Data Saves Lives: The Impact of the Data Protection Regulation on Personal Data Use in Cancer Research

15-01-2016

This report summarises the presentations and discussions of the workshop on data saves lives, held at the European Parliament in Brussels on Thursday 19 November 2015. The aim of the workshop was to provide background information and advice regarding the proposed General Data Protection Regulation and the impact it may have on the use of personal health data in cancer research. During the first part of the workshop the policy context and state of play of the proposed new Regulation were presented. An update on the Trilogue discussions and latest amendments to the text of the Regulation were given; obstacles and opportunities for harmonisation of cancer data were also discussed. The second part of the workshop focused on the impact of the proposed Regulation on cancer research. Access to data, ethical standards, data storage, and a European project on cancer survival were covered during this session. All presentations highlighted the need for a broad consent (a one-time consent given by data subjects to allow the use of their data for a variety of research studies which are subject to strict criteria) in order to make cancer research possible. Finally, future developments based on the experience of healthcare providers, patients and the industries were discussed. Possible practical solutions were given that could solve the obstacles of the proposed Regulation faced by the cancer research community.

This report summarises the presentations and discussions of the workshop on data saves lives, held at the European Parliament in Brussels on Thursday 19 November 2015. The aim of the workshop was to provide background information and advice regarding the proposed General Data Protection Regulation and the impact it may have on the use of personal health data in cancer research. During the first part of the workshop the policy context and state of play of the proposed new Regulation were presented. An update on the Trilogue discussions and latest amendments to the text of the Regulation were given; obstacles and opportunities for harmonisation of cancer data were also discussed. The second part of the workshop focused on the impact of the proposed Regulation on cancer research. Access to data, ethical standards, data storage, and a European project on cancer survival were covered during this session. All presentations highlighted the need for a broad consent (a one-time consent given by data subjects to allow the use of their data for a variety of research studies which are subject to strict criteria) in order to make cancer research possible. Finally, future developments based on the experience of healthcare providers, patients and the industries were discussed. Possible practical solutions were given that could solve the obstacles of the proposed Regulation faced by the cancer research community.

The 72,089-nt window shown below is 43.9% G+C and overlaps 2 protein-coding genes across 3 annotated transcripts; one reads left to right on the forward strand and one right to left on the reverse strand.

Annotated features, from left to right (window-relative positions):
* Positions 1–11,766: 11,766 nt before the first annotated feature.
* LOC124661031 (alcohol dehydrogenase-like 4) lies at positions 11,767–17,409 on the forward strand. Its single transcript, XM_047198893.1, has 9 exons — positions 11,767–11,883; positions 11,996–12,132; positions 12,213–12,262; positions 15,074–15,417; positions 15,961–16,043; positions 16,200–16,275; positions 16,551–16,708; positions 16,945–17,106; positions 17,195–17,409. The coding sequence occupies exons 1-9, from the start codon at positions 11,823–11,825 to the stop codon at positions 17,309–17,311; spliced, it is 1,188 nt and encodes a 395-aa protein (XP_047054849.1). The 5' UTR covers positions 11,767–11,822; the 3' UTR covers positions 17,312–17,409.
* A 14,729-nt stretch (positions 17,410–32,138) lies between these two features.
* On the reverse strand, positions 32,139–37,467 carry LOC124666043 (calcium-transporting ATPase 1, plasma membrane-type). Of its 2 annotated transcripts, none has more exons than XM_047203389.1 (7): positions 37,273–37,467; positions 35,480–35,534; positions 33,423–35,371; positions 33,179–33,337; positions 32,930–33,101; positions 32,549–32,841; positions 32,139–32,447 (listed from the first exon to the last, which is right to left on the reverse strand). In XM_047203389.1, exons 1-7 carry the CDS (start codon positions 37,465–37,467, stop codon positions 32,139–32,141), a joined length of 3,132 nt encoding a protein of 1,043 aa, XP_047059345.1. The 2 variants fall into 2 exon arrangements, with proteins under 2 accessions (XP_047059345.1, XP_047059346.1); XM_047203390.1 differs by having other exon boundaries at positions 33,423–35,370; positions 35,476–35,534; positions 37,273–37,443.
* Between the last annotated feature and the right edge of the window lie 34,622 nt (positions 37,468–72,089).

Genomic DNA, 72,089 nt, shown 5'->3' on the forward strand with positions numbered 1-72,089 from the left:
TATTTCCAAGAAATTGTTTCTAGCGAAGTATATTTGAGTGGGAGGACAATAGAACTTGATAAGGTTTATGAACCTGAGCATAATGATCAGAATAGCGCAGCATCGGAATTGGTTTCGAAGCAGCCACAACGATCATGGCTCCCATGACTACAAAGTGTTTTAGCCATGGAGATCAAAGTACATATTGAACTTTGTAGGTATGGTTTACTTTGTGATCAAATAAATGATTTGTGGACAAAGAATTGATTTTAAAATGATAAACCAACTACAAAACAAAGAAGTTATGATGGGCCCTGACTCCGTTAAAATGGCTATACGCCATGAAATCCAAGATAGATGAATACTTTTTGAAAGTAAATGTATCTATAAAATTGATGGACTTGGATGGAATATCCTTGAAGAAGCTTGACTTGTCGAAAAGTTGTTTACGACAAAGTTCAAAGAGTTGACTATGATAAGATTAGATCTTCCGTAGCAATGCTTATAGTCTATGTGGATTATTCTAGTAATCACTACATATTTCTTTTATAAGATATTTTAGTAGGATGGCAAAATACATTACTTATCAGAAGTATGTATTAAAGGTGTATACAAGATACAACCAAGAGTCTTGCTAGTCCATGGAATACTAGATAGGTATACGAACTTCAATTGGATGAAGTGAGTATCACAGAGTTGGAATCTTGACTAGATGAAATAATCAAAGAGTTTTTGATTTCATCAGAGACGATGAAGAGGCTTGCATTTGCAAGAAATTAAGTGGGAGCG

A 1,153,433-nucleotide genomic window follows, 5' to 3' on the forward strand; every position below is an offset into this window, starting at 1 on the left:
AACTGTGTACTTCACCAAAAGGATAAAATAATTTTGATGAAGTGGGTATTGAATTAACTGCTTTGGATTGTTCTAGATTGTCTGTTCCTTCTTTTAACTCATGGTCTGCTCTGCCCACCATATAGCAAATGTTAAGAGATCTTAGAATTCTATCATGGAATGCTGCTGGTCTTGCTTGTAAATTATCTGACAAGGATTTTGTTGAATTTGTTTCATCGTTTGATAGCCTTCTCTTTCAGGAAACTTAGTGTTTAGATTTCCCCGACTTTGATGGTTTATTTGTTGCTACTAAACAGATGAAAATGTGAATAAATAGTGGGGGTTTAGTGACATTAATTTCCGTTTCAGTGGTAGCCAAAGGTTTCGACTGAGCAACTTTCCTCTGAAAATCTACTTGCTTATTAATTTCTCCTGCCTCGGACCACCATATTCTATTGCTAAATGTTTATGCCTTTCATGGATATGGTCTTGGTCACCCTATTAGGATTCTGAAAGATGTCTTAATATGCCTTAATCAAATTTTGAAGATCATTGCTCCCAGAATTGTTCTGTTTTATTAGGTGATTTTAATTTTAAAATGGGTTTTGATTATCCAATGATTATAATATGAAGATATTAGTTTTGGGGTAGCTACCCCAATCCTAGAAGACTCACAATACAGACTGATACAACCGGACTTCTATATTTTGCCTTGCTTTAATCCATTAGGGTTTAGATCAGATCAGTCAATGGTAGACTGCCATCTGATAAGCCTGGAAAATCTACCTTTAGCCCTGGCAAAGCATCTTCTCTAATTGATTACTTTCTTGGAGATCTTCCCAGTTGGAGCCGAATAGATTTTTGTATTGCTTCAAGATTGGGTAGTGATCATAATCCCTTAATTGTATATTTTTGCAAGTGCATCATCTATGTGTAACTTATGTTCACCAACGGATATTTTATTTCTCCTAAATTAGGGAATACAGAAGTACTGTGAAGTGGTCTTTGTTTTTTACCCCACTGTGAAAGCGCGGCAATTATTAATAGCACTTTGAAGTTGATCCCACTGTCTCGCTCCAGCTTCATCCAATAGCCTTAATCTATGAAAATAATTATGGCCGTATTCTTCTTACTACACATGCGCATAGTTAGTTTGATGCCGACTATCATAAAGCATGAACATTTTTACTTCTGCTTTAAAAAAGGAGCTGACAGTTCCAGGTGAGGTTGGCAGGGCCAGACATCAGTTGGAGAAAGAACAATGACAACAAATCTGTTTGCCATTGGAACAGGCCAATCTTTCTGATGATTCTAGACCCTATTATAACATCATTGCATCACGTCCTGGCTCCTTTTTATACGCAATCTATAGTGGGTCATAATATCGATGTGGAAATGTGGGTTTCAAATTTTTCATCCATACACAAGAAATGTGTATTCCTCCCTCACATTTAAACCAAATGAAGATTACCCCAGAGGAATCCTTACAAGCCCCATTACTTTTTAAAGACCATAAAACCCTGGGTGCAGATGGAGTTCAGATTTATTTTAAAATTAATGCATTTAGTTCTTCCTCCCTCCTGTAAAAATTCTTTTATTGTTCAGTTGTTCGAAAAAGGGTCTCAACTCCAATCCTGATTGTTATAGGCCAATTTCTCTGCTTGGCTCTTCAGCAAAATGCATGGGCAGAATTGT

Ārējais autors

Paola BANFI, Rachel DEMPSEY, Manon EMONTS and Hana SPANIKOVA